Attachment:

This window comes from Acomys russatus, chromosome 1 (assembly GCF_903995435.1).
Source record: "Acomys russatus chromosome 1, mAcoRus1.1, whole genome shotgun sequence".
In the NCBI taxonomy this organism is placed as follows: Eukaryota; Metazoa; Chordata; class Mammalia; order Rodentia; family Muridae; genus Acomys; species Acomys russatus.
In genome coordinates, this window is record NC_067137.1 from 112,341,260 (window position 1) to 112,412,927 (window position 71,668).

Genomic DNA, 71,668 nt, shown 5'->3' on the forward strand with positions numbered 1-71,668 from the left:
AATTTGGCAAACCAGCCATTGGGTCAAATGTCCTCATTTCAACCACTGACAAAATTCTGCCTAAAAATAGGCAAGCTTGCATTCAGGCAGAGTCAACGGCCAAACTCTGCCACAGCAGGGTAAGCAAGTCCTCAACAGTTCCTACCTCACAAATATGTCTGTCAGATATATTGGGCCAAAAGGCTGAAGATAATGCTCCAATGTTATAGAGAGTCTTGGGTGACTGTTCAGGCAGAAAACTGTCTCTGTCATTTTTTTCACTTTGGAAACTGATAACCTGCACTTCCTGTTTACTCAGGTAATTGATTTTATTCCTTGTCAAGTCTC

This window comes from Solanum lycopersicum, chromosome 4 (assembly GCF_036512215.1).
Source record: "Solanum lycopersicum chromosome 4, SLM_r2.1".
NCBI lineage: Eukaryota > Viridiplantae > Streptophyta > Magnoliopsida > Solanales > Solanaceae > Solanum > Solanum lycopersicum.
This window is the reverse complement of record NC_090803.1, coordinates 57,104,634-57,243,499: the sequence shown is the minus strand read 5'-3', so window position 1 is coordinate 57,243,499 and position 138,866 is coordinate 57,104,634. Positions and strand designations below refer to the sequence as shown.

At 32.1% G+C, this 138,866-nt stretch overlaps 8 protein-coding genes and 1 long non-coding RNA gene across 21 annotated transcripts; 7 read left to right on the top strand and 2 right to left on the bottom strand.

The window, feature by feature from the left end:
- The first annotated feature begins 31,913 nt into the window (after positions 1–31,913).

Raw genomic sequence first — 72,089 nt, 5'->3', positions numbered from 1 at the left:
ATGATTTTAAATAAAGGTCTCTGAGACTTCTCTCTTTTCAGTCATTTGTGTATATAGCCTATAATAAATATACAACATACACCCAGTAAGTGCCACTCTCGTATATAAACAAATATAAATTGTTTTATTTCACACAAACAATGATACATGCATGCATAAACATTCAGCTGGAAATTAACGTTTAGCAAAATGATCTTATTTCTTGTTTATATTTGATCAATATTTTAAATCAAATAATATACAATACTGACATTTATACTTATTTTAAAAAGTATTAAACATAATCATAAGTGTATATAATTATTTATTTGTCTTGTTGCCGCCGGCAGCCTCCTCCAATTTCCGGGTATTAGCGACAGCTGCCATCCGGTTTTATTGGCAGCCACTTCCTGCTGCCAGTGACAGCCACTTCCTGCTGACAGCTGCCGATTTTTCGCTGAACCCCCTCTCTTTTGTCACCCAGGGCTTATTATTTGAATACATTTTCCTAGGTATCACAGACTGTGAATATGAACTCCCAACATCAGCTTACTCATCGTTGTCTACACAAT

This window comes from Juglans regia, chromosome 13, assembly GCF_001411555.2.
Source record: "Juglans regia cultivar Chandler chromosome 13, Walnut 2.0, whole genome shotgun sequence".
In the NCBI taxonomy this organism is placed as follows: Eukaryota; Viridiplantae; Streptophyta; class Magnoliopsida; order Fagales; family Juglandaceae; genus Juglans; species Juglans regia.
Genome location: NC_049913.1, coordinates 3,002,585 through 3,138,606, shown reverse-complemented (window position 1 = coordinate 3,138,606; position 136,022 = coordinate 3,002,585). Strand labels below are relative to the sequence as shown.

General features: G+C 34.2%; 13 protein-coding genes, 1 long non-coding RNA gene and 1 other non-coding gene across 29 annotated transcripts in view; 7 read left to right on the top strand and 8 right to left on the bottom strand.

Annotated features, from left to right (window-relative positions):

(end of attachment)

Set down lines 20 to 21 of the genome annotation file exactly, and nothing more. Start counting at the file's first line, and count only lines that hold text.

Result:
General features: G+C 34.2%; 13 protein-coding genes, 1 long non-coding RNA gene and 1 other non-coding gene across 29 annotated transcripts in view; 7 read left to right on the top strand and 8 right to left on the bottom strand.

Annotated features, from left to right (window-relative positions):